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GUEST POST: October is SIDS Awareness Month

GUEST POST: October is SIDS Awareness Month

Posted in Category_Blog, safety sids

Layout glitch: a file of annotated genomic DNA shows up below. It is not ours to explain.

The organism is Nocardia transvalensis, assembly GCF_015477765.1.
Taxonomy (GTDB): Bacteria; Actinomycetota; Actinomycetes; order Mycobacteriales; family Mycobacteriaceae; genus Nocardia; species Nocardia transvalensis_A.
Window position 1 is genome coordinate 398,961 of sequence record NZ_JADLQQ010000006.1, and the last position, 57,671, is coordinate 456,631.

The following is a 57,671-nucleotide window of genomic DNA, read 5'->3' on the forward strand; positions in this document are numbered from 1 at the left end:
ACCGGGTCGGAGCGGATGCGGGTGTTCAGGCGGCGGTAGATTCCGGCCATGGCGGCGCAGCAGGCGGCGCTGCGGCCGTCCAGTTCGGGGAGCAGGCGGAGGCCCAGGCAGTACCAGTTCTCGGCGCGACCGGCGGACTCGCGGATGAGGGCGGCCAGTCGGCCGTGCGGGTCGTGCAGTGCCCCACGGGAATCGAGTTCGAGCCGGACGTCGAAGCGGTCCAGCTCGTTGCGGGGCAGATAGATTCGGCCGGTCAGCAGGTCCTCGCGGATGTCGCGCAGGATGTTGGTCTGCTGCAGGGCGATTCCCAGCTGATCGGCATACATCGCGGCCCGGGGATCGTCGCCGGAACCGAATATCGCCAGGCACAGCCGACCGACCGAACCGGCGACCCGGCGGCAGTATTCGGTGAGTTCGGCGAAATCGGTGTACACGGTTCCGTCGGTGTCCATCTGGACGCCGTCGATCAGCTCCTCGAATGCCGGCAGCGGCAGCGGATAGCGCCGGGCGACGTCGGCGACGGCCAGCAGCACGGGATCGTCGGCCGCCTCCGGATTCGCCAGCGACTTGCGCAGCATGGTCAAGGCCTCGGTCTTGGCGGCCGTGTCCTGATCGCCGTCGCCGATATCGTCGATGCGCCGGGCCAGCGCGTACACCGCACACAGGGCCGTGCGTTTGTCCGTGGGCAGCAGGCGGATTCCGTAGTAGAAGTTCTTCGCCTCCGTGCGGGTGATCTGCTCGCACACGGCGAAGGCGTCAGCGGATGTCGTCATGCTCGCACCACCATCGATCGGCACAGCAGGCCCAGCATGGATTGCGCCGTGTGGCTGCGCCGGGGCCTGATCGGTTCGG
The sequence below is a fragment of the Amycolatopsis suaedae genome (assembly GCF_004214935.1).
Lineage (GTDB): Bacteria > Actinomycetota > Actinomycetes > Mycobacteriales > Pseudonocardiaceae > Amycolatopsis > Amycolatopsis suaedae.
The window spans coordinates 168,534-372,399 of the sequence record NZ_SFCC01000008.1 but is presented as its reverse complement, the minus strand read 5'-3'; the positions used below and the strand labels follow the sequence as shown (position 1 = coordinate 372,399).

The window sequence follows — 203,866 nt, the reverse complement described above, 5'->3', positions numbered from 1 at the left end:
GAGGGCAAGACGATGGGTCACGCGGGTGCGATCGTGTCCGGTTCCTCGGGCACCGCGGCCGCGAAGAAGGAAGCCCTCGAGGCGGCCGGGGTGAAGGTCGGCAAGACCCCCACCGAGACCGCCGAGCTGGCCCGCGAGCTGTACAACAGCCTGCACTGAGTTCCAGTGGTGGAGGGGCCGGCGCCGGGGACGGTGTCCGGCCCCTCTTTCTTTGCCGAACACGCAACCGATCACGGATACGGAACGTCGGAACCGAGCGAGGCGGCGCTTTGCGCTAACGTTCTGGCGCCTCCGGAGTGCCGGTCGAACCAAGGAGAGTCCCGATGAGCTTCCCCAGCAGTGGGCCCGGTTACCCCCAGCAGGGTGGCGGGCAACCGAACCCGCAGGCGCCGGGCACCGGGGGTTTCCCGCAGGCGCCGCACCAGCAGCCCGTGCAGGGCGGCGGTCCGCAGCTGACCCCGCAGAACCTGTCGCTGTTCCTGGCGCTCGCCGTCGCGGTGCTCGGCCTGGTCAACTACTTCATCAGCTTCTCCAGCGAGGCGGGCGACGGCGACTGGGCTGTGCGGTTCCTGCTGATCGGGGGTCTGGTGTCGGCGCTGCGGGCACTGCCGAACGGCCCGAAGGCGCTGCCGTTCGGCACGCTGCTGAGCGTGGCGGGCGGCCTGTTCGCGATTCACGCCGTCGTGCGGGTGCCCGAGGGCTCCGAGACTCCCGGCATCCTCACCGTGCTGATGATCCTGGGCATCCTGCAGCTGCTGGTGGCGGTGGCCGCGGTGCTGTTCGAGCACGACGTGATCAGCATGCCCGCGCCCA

alison jacobson There are some topics of conversation that are so upsetting that people tend to shy away from them. At the top of the list is the death of a baby. There is no greater fear for a parent than losing their child. Unfortunately it happened to me. My first son Connor died of Sudden Infant Death Syndrome in 1997. And I recall that after he died, no one knew what to say to me. I understood. I mean honestly, what do you say to a person who has just experienced something so excruciatingly painful? Before I lost Connor, I never dreamed in a million years that I would one day be a SIDS parent. While typical parental fears would cross my mind, it was beyond imagination that in a mere 3 months and 24 days after this beautiful little boy entered my life, he would be gone. Out of my loss I found my mission. I am now a national family safety expert and blogger and I am still involved with First Candle, the non-profit organization that provides support services and funds desperately needed research to finally learn how to prevent SIDS. Unfortunately approximately 4,000 babies under one year of age died unexpectedly every year. At this time there is no known way to prevent SIDS in all cases, but there are steps parents and caregivers can take to reduce the risk of sudden infant death: • Place your baby to sleep on his or her back at nap and nighttime • Do not smoke while you are pregnant and don’t let anyone smoke around your baby after it’s born • Use a safety-approved crib with a firm, tight fitting mattress covered with only a sheet • Remove all soft, fluffy or loose bedding & toys (including blankets, soft or fluffy bumpers and positioners) • Use a wearable blanket to replace loose blankets in your baby’s crib • Do not put your baby to sleep on any soft surface (sofas, chairs, waterbeds, quilts, blankets, sheepskins, etc.) • Room sharing is safer than bed sharing • Do not dress your baby too warm for sleep; keep room temperature 68 - 72 o F • Educate relatives, baby-sitters and other caregivers about these important safety tips For additional information, visit First Candle website at Alison Jacobson is The Safety Mom – a national family safety expert, spokesperson and blogger. She provides resources and advice on how to keep the entire family happy, safe & sane. Alison’s first child died of Sudden Infant Death Syndrome in 1997. She also has two girls and a son with Intellectual Disabilities.

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